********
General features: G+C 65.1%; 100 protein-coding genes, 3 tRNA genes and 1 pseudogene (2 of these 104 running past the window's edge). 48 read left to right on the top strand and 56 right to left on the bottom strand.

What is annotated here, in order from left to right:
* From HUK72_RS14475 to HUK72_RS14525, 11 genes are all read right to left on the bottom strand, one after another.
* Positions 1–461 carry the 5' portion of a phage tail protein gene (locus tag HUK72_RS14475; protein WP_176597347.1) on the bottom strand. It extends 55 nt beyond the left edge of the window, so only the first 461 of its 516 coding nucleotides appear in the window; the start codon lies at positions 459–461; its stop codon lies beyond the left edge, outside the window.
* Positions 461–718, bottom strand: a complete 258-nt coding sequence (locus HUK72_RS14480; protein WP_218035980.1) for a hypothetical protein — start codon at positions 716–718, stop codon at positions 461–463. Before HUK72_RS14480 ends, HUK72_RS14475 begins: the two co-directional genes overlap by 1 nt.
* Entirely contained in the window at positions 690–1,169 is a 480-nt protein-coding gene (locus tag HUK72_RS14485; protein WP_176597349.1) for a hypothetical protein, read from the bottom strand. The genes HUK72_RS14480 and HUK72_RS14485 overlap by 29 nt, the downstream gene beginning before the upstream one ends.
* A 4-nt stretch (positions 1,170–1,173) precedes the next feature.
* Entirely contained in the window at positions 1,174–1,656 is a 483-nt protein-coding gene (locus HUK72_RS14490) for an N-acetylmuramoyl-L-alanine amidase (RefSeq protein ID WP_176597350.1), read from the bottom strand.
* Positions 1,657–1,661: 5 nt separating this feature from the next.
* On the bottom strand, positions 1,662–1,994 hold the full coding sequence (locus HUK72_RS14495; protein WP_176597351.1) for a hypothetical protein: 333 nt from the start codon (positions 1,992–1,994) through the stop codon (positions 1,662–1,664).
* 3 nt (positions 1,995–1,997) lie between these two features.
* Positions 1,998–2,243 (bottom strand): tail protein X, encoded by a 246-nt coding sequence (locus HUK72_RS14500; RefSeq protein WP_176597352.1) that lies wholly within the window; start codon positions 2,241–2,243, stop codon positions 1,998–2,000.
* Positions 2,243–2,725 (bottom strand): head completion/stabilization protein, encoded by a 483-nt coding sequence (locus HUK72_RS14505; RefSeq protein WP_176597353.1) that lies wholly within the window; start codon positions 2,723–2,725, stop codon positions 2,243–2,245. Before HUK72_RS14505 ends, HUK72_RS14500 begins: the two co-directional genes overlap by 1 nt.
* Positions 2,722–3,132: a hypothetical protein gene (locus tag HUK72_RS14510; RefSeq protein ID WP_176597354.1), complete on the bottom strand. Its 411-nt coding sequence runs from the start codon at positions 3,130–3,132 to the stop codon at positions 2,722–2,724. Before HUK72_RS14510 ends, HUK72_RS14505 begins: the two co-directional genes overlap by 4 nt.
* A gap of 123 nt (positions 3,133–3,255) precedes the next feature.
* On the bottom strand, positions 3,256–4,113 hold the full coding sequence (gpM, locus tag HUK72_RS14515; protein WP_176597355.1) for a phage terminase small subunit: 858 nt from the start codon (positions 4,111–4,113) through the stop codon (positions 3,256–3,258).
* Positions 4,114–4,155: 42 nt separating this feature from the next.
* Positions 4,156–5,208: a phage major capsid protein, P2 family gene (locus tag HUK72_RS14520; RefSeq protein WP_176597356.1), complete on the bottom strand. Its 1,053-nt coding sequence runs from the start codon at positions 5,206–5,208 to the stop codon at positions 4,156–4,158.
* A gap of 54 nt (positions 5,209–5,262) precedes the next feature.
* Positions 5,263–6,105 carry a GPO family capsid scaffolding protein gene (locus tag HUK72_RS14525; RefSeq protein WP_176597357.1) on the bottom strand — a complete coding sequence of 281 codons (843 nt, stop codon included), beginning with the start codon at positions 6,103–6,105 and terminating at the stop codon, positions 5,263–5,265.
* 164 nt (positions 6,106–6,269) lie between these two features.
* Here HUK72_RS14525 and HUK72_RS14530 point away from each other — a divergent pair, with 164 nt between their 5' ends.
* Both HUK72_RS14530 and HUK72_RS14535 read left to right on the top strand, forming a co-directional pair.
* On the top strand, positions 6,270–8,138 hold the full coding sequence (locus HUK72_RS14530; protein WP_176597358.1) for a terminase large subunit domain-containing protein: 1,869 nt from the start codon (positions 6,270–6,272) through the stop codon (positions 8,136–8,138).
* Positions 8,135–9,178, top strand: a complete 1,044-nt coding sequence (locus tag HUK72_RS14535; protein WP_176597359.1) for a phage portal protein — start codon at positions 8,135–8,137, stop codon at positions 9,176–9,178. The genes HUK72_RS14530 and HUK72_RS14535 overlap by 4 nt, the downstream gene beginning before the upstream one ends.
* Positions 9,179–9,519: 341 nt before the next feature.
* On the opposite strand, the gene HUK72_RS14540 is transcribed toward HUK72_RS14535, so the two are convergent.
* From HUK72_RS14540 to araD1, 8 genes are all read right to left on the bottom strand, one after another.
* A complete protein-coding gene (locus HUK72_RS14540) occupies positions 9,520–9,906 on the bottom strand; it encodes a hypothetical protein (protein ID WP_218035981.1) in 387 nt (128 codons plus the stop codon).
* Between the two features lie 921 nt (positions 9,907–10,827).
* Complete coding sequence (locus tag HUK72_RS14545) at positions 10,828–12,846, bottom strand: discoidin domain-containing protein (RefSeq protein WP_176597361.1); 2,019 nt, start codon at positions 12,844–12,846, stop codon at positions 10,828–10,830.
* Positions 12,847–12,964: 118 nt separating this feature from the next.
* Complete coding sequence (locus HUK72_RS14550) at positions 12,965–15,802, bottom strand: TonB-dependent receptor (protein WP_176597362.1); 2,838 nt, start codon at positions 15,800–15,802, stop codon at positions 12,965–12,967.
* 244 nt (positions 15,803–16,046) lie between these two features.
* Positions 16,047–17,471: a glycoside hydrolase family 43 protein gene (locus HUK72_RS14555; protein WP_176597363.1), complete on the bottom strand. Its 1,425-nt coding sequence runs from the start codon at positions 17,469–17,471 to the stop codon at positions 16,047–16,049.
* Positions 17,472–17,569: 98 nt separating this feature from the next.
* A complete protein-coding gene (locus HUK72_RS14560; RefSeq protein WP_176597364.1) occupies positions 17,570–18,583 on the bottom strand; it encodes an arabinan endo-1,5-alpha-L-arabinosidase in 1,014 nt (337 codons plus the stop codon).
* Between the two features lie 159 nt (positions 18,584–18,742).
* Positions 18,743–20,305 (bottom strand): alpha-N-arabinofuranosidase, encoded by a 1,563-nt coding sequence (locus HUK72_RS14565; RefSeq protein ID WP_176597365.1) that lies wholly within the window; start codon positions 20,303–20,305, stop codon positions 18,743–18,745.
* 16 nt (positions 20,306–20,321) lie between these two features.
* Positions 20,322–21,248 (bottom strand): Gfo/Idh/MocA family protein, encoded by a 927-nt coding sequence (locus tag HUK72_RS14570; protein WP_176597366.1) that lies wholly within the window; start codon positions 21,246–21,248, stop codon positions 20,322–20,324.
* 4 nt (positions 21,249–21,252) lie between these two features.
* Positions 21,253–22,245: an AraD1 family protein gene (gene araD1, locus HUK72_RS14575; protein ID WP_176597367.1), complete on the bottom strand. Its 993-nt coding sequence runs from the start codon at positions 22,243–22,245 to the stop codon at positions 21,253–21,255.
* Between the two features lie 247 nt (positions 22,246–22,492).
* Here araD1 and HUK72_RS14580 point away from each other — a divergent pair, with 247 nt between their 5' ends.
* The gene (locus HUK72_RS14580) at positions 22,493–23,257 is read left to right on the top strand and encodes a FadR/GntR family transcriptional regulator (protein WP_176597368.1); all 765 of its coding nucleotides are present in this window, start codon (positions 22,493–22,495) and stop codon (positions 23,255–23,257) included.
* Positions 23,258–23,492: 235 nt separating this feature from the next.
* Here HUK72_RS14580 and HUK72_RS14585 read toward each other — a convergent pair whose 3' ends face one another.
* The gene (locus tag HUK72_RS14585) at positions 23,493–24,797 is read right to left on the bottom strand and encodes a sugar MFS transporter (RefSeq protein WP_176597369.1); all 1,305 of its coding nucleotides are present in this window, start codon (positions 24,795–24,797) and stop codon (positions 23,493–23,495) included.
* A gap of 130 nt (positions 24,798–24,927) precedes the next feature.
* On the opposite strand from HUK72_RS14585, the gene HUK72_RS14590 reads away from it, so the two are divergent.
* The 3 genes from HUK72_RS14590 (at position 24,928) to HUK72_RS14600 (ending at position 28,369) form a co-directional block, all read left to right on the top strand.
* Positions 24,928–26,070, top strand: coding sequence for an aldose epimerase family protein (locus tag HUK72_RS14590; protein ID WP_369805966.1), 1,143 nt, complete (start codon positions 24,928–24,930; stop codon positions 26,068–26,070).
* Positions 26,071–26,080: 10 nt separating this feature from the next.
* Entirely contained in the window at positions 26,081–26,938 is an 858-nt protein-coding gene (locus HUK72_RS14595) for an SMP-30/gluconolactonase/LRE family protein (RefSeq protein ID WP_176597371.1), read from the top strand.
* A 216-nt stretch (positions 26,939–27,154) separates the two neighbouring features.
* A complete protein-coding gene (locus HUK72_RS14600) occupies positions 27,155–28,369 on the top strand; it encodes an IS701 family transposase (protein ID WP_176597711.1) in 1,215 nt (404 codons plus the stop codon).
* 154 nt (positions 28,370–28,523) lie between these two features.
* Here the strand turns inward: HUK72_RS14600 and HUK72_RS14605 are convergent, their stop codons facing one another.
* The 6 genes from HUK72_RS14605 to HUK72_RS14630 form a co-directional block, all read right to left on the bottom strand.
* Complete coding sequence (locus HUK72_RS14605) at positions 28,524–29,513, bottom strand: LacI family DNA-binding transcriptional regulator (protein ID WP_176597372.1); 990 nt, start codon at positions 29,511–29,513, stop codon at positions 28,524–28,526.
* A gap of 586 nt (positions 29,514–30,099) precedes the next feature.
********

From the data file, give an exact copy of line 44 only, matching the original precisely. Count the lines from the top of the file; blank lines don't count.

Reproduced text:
* Between the two features lie 247 nt (positions 22,246–22,492).